Elementor #269

     Education has changed drastically over the years, and the 21st-century learner has more to learn than ever before. Regardless of whether or not students plan on going straight to college from high school or going directly to a career, there are many paths available from which to choose. When times were much simpler, students learned the basic subjects, and they received a grade to show proof of their learning. Times have not changed that much in this regard, but with the implementation of standards, the things students would have learned a long time ago are now laid out directly–almost in checklist form. Teachers plan lessons using the standards to teach students the skills necessary for college or career. When a student shows mastery of the standards, they are confident they can give the student a diploma, saying they now have the skills necessary to move on. These standards, though, are what teachers must use to teach the students, and I wonder just how many students can confidently say they have mastered each standard when they graduate. Students must know what a standard is, how to read a standard, and of course, demonstrate evidence they have mastered the standard. In doing so, students can be empowered to own their learning–take a more active role in their education.

Technology plays a huge role in lives today, and the student is no exception. Aside from each subject area having standards, technology also holds its own standards teachers must include. ISTE standard 1 is aptly labeled “Empowered Learner” and says, “Students leverage technology to take an active role in choosing, achieving, and demonstrating competency in their learning goals, informed by the learning sciences” (ISTE link). More importantly, before the ISTE standards are listed, a small paragraph gives information about the standards. I love what it says because it ties in directly with what I would like to see with all standards, stating, “The ISTE Standards for Students are designed to empower the student’s voice and ensure that learning is a student-driven process” (ISTE). Did you catch that last phrase? “Learning is a student-driven process.” I will not get on my proverbial soapbox and talk about how I think that learning has become passive in a lot of ways (that is all I will say). Teachers need to teach the necessary skills, but students should own them individually and actively take part in mastering the skills.

To help students understand what teachers do weekly (teaching the standards), teaching students how to read a standard, understand it, and then break it down into a simpler way to recognize what skill is to learn will help empower student learning. In A Non-Freaked Out Guide to Teaching the Common Core : Using the 32 Literacy Anchor Standards to Develop college- and Career-Ready Students (Link Here), author Dave Stuart focuses on “anchor” standards (sometimes called “power” standards) to show how easy it is to read and understand the skill to learn. Stuart, in a “non-freaked out” way, comfortably says, “Anchor standards are simply descriptions of college and career readiness skills” (p.11). When it is stated that simply, it helps alleviate some of the anxiety in thinking there is too much to learn, too many skills to master. Hopefully, when students keep this basic definition in mind, it helps remind them that they are learning skills or training for the job of going to college or into a career. Once students can read a standard and recognize the skills to learn, they can utilize technology to empower them–maybe with a tool like Hāpara.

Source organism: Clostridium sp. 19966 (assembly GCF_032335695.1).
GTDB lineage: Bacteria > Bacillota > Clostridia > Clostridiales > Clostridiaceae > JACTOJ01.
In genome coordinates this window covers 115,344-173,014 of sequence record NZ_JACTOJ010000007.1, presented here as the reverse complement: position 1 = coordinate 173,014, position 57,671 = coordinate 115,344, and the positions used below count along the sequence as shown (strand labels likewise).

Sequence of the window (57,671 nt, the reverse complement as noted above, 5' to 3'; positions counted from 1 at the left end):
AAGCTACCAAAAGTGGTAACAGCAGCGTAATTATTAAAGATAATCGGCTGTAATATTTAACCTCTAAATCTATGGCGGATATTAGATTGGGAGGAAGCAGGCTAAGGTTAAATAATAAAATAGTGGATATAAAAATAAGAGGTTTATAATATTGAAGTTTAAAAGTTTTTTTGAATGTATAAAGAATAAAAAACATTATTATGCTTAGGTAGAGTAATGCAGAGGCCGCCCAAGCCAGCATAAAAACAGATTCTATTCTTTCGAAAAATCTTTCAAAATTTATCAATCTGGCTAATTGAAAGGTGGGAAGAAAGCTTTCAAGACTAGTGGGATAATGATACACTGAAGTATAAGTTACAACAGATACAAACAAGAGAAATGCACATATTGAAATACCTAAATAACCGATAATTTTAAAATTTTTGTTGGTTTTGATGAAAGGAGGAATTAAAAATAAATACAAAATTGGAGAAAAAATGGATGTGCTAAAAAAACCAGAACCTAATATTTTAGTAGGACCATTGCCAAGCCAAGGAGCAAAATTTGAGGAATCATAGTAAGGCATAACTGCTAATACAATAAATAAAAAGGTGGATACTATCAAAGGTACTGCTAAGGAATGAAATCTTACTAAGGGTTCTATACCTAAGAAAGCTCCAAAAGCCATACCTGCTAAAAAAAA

Hāpara (link here) was designed to work alongside Google, reminiscent of an LMS (Learning Management System). It allows students what it calls “Master-based grading,” saying, “The idea behind this fresh grading concept is to structure your courses in a way that allows learners the time and flexibility to focus on mastering a standard rather than achieving a certain number or letter grade.” Yes! It is technology tools like Hāpara that will help empower students to learn the skills. It could also be something as simple as Monday.com (link here), which is more of a task checklist helper. Students could then create a checklist of all the standards and prove mastery of them one by one. Either way, whether it is powerful software or a simple app, technology can better equip students today to take charge of their education towards a college or towards a career.

References

Gallegos, B. (2020, August 20). Mastery-based grading: From minimum mindset to a growth mindset. Retrieved January 24, 2021, from https://hapara.com/blog/mastery-based-grading/

ISTE Standards for Students. (n.d.). Retrieved January 24, 2021, from http://www.iste.org/standards/for-students

Stuart, Dave, and Dave, Jr. Stuart. A Non-Freaked Out Guide to Teaching the Common Core : Using the 32 Literacy Anchor Standards to Develop College- and Career-Ready Students, John Wiley & Sons, Incorporated, 2014. ProQuest Ebook Central, https://ebookcentral-proquest-com.ezproxy.spu.edu/lib/spu/detail.action?docID=1767923.

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